Deserves—and will almost certainly find—a wide readership while garnering for Wills both praise as a principled...

The prolific historian offers a timely confession of faith and an apology in the true sense of the term.

Wills (James Madison, p. 244, etc.) is not just any Catholic: he studied for the priesthood, has worked in Jesuit and papal archives, and has written many books on moral matters and the intersection of politics and religion. For having dared question the Church’s positions on matters of doctrine great and small, he has been nearly stripped of his membership as one of the faithful. “I am not a special case,” he writes, “but in many ways a typical one.” In light of all this, asked why he chooses to remain a Catholic, Wills answers with quiet dignity, “because of the creed.” By this he means the creed offered by Christ in the Lord’s Prayer (ever the trained classicist, he offers a new translation that hugs closely to the original Greek) and by the apostles, who pledged faith in “the communion of saints, the forgiveness of sins, the resurrection of the body, and life everlasting.” Would that it were all so simple. Arguing against generations of doctrine on such matters as women’s unsuitability for the priesthood, papal infallibility, and “peripheral stances taken by church authorities, some of which are not only non-binding but scandalous and morally repulsive,” the author takes a long tour through Catholic history, separating the words of Jesus, Peter, and Paul from their later representatives and, critics might object, casting aside whatever does not suit him in search of a more user-friendly brand of Catholicism. Though immensely learned and capable of holding his own in any argument, Wills also calls on some heavy-hitters for backup, including English writer G.K. Chesterton (a favorite of clerical conservatives), saintly socialist Dorothy Day, and the brilliant Thomas Aquinas.

Deserves—and will almost certainly find—a wide readership while garnering for Wills both praise as a principled oppositionist and condemnation as a heretic.

Pub Date: July 16, 2002

ISBN: 0-618-13429-8

Page Count: 400

Publisher: Houghton Mifflin

Review Posted Online: May 19, 2010

Kirkus Reviews Issue: June 15, 2002



This a book of earlier, philosophical essays concerned with the essential "absurdity" of life and the concept that- to overcome the strong tendency to suicide in every thoughtful man-one must accept life on its own terms with its values of revolt, liberty and passion. A dreary thesis- derived from and distorting the beliefs of the founders of existentialism, Jaspers, Heldegger and Kierkegaard, etc., the point of view seems peculiarly outmoded. It is based on the experience of war and the resistance, liberally laced with Andre Gide's excessive intellectualism. The younger existentialists such as Sartre and Camus, with their gift for the terse novel or intense drama, seem to have omitted from their philosophy all the deep religiosity which permeates the work of the great existentialist thinkers. This contributes to a basic lack of vitality in themselves, in these essays, and ten years after the war Camus seems unaware that the life force has healed old wounds... Largely for avant garde aesthetes and his special coterie.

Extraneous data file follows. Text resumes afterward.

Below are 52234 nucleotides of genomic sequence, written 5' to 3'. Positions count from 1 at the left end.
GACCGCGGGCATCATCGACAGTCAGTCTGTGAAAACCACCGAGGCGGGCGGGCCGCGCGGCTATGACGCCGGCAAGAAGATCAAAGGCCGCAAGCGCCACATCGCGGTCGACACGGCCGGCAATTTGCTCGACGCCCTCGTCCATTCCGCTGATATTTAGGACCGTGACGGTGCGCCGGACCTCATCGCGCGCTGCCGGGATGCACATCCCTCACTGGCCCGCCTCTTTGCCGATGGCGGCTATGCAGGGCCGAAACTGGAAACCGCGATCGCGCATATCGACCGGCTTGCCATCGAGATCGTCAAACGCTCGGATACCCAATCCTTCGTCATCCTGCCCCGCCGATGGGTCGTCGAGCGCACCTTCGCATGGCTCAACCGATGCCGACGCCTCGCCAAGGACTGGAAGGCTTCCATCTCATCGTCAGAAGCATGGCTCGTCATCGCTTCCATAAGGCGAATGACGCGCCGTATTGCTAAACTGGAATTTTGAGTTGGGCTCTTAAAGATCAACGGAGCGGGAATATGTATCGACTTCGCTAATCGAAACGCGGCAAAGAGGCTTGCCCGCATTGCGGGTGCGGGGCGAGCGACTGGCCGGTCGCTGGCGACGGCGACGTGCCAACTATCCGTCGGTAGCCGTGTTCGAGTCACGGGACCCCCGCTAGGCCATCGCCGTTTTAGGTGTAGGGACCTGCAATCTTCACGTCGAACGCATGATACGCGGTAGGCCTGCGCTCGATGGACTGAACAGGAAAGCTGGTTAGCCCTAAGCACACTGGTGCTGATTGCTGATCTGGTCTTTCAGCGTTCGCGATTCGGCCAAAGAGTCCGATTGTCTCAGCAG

Pub Date: Sept. 26, 1955

ISBN: 0679733736

Page Count: 228

Publisher: Knopf

Review Posted Online: Sept. 19, 2011

Kirkus Reviews Issue: Sept. 1, 1955


A very welcome instance of philosophy that can help readers live a good life.

A teacher and scholar of Buddhism offers a formally varied account of the available rewards of solitude.

“As Mother Ayahuasca takes me in her arms, I realize that last night I vomited up my attachment to Buddhism. In passing out, I died. In coming to, I was, so to speak, reborn. I no longer have to fight these battles, I repeat to myself. I am no longer a combatant in the dharma wars. It feels as if the course of my life has shifted onto another vector, like a train shunted off its familiar track onto a new trajectory.” Readers of Batchelor’s previous books (Secular Buddhism: Imagining the Dharma in an Uncertain World, 2017, etc.) will recognize in this passage the culmination of his decadeslong shift away from the religious commitments of Buddhism toward an ecumenical and homegrown philosophy of life. Writing in a variety of modes—memoir, history, collage, essay, biography, and meditation instruction—the author doesn’t argue for his approach to solitude as much as offer it for contemplation. Essentially, Batchelor implies that if you read what Buddha said here and what Montaigne said there, and if you consider something the author has noticed, and if you reflect on your own experience, you have the possibility to improve the quality of your life. For introspective readers, it’s easy to hear in this approach a direct response to Pascal’s claim that “all of humanity's problems stem from man's inability to sit quietly in a room alone.” Batchelor wants to relieve us of this inability by offering his example of how to do just that. “Solitude is an art. Mental training is needed to refine and stabilize it,” he writes. “When you practice solitude, you dedicate yourself to the care of the soul.” Whatever a soul is, the author goes a long way toward soothing it.

A very welcome instance of philosophy that can help readers live a good life.

Pub Date: Feb. 18, 2020

ISBN: 978-0-300-25093-0

Page Count: 200

Publisher: Yale Univ.

Review Posted Online: Nov. 24, 2019

Kirkus Reviews Issue: Dec. 15, 2019

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